Germany breaks green energy record by generating 35% of power from renewables in first half of 2017 – The Independent, July 2017
Germany breaks a solar record – gets 85% of electricity from renewables – Clean Technica, May 2017
Germany just got almost all its power from renewable energy – Bloomberg, May 2016
I haven’t been to Germany in 20 years, and it sounds like I wouldn’t recognize it. According to a first hand report from a large, bald, German acquaintance who sometimes cycles there, the country is covered in solar panels – alongside autobahns, on all sorts of rooftops, and pretty much on anything that grinds to a halt for long enough. It’s the new moss. It’s a massive effort, and creates substantial adulation among those who believe this is what success looks like.
It also creates waves of imbecilic headlines, such as those above. Show these to the average consumer, as I tried 5 minutes ago (I just happened to have one handy), and the response is most likely to have a common thread: Wow, looks like Germany has kicked the fossil fuel habit. Good for them.
That average response used to drive me crazy, and I’d pull my hair out in frustration. Now however there’s none of that, largely because I’ve cut my hair very short, and because I now have two canned responses. The first is a simple hypothetical question, and the second is a beautiful picture that is worth a million words.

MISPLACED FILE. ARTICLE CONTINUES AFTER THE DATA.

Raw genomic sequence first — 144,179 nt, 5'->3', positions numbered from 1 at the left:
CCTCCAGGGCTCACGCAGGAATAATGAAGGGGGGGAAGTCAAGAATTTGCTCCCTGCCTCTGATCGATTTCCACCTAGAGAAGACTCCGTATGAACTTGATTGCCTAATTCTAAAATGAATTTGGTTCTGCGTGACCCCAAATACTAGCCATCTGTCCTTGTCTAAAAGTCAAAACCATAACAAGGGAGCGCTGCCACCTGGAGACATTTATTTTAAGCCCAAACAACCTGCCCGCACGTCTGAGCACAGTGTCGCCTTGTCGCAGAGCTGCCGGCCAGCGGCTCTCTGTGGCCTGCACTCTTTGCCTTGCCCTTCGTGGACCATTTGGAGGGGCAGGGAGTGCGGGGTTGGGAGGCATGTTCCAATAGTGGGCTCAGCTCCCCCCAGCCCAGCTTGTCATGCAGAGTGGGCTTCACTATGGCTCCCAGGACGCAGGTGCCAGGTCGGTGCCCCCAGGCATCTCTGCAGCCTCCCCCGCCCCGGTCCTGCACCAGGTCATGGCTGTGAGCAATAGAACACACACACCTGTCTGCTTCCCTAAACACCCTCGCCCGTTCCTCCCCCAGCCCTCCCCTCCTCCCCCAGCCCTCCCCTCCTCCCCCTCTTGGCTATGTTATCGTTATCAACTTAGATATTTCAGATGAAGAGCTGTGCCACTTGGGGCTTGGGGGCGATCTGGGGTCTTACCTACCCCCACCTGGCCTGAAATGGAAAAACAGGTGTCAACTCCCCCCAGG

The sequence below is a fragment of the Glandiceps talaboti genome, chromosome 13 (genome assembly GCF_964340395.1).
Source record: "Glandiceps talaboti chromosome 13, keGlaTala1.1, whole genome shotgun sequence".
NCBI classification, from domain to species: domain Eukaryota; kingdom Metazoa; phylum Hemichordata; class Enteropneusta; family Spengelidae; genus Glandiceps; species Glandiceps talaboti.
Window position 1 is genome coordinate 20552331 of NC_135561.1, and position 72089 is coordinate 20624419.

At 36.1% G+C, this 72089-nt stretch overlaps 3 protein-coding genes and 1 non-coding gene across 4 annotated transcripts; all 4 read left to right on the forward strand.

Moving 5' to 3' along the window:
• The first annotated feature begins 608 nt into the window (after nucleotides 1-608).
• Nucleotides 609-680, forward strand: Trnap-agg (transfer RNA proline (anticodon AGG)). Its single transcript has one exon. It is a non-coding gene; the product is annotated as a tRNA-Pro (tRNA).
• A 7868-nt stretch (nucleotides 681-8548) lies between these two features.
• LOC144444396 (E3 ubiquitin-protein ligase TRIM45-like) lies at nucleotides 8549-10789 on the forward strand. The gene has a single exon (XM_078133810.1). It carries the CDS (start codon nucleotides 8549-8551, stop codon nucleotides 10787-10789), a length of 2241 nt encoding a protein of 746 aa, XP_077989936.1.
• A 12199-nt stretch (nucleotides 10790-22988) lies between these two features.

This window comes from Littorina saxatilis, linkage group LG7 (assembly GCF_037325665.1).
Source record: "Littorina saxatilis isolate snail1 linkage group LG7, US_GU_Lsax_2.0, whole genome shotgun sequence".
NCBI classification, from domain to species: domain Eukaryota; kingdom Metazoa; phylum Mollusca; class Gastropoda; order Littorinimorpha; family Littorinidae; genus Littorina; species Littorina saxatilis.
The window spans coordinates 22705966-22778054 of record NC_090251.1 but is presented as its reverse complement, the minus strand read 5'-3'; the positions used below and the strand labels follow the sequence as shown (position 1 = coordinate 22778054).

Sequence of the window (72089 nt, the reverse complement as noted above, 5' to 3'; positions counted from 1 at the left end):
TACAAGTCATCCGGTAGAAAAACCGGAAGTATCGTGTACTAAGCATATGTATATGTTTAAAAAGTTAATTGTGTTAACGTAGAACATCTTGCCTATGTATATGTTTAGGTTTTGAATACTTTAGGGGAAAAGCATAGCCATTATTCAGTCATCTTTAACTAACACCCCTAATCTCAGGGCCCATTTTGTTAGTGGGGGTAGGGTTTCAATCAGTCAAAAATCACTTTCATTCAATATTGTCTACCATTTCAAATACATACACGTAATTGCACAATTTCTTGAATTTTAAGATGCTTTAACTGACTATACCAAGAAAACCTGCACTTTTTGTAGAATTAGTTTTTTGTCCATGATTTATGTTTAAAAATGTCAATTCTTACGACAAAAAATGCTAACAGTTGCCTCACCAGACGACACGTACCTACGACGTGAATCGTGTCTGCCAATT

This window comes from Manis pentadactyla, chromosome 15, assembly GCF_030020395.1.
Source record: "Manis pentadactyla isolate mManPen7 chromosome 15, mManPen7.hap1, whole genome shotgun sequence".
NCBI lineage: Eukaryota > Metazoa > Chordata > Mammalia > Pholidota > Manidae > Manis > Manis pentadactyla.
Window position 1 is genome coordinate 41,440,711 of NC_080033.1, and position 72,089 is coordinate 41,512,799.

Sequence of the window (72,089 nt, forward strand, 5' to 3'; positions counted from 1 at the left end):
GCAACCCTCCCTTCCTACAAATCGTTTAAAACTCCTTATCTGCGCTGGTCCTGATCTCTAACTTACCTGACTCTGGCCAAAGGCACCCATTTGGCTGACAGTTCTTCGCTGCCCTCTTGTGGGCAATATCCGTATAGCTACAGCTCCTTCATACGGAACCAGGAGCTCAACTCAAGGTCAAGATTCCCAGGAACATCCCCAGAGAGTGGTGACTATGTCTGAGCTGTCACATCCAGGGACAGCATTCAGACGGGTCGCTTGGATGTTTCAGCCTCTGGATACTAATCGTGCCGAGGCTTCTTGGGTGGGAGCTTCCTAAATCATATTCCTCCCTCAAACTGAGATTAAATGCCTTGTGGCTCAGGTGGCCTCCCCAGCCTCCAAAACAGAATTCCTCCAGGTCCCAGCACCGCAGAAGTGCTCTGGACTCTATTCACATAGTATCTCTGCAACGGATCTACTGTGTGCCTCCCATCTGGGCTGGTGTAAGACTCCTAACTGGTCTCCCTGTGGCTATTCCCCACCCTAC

First the question: If you drink 40 gallons of water today, does that mean you can do without for the next six months because you’re adequately hydrated?
Of course that’s a ridiculous question, but it does a fine job of illustrating a point: What matters is getting the right quantity at the right time, when storage is not an option. Your pantry can store enough flour for you for a year, but your stomach can’t. This concept eludes most people, especially those that write the headlines above. We don’t need heaters on a hot day when the sun is shining. It doesn’t matter if they are solar powered; we can’t store that heat until it gets cold out. And we can’t effectively store power either.
At this point, someone will chime in about Tesla’s Australian battery project; however this is only slightly more than a showboating exercise. The huge and expensive battery pack is made to sound like a solution to a region’s energy shortages; in reality it would run out before a movie is over. South Australia’s grid sees summertime peaks of over 3,000 megawatts. Assuming these batteries are most useful at peak times, duh, the Tesla batteries would provide 1/30th of the grid’s requirement for a maximum of 80 minutes. Definitely a help, but it comes right back to the same problem Germany has – power supplies need to reliably be able to meet peak demand for sustained periods.
Because we can’t store power in any sort of quantity, we need to build power plants that can provide all the power a country needs, because there will be times when the intermittent sources – wind and solar, primarily – contribute nothing.
What really drives the point home is a picture – a picture of how much power Germany consumes, including short-term fluctuations, and how much it produces by various sources. Here is an example for a week: